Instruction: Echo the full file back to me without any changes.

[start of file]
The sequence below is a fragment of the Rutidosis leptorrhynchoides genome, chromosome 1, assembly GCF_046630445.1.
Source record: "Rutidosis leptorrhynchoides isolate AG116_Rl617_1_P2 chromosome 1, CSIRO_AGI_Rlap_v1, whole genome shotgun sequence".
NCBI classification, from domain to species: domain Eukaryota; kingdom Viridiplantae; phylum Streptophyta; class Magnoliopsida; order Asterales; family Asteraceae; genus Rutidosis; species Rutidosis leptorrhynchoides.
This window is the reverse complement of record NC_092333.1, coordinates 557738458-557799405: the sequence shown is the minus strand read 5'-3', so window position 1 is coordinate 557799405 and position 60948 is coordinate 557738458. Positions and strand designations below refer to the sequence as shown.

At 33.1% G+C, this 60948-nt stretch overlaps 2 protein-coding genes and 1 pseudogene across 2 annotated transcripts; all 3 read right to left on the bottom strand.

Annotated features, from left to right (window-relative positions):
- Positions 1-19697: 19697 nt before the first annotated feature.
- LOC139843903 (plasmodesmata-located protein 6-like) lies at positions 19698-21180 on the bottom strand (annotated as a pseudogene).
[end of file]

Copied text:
The sequence below is a fragment of the Rutidosis leptorrhynchoides genome, chromosome 1, assembly GCF_046630445.1.
Source record: "Rutidosis leptorrhynchoides isolate AG116_Rl617_1_P2 chromosome 1, CSIRO_AGI_Rlap_v1, whole genome shotgun sequence".
NCBI classification, from domain to species: domain Eukaryota; kingdom Viridiplantae; phylum Streptophyta; class Magnoliopsida; order Asterales; family Asteraceae; genus Rutidosis; species Rutidosis leptorrhynchoides.
This window is the reverse complement of record NC_092333.1, coordinates 557738458-557799405: the sequence shown is the minus strand read 5'-3', so window position 1 is coordinate 557799405 and position 60948 is coordinate 557738458. Positions and strand designations below refer to the sequence as shown.

At 33.1% G+C, this 60948-nt stretch overlaps 2 protein-coding genes and 1 pseudogene across 2 annotated transcripts; all 3 read right to left on the bottom strand.

Annotated features, from left to right (window-relative positions):
- Positions 1-19697: 19697 nt before the first annotated feature.
- LOC139843903 (plasmodesmata-located protein 6-like) lies at positions 19698-21180 on the bottom strand (annotated as a pseudogene).